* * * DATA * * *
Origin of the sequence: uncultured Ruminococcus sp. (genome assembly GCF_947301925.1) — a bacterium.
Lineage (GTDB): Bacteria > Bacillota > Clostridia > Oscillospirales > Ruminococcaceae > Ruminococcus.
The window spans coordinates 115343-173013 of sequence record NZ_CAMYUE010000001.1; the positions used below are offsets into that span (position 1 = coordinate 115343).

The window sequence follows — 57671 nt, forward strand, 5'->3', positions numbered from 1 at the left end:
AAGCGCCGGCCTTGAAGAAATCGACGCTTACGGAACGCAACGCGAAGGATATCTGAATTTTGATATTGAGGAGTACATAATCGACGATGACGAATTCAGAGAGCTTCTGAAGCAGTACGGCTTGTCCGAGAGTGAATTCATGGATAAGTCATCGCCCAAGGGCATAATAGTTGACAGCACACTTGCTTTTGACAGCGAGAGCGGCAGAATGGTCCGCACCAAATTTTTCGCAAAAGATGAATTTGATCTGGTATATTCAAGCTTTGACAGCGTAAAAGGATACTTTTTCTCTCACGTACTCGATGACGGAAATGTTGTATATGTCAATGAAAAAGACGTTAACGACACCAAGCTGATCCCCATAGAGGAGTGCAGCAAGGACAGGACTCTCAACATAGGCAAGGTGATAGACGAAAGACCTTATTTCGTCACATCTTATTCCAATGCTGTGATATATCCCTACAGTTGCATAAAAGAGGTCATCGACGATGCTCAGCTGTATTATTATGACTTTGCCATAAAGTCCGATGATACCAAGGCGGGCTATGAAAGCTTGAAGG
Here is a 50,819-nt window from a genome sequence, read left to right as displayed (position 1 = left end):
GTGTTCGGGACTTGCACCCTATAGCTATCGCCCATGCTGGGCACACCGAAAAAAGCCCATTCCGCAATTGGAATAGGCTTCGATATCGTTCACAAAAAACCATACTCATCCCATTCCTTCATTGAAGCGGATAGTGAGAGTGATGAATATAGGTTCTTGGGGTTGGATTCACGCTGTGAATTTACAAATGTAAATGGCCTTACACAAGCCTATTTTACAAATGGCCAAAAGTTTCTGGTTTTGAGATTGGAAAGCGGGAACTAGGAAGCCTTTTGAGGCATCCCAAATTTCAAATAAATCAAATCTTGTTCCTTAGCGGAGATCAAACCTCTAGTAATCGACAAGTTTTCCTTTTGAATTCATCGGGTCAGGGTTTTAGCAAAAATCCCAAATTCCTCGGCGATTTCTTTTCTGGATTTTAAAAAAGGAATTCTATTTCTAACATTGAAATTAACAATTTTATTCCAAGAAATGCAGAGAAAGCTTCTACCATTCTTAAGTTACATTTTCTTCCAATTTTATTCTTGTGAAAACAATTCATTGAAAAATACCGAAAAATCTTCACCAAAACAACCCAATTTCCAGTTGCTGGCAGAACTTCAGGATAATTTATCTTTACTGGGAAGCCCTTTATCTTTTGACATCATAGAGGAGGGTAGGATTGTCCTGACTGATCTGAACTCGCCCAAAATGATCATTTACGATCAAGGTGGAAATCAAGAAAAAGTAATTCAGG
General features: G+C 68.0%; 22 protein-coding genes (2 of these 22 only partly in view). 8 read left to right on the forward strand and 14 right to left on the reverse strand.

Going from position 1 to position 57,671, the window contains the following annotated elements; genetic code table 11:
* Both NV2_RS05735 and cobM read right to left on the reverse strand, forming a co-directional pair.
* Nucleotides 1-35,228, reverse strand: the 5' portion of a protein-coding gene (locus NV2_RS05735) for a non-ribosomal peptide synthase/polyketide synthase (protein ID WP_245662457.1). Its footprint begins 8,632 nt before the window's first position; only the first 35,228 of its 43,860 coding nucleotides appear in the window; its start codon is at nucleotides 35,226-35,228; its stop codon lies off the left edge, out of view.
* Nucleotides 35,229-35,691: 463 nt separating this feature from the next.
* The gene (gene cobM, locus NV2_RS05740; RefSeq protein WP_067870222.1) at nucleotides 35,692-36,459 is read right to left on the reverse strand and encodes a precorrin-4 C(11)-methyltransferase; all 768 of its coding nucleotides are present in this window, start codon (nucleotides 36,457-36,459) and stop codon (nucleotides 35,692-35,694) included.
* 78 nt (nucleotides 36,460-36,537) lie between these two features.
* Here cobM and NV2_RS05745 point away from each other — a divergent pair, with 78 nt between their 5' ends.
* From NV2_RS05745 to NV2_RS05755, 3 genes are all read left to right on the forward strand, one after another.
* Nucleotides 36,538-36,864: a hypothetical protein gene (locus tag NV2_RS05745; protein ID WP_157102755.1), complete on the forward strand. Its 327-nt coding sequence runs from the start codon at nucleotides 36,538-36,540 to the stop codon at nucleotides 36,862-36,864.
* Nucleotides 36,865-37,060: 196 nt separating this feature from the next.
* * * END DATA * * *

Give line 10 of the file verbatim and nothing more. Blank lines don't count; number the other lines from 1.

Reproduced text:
* Both NV2_RS05735 and cobM read right to left on the reverse strand, forming a co-directional pair.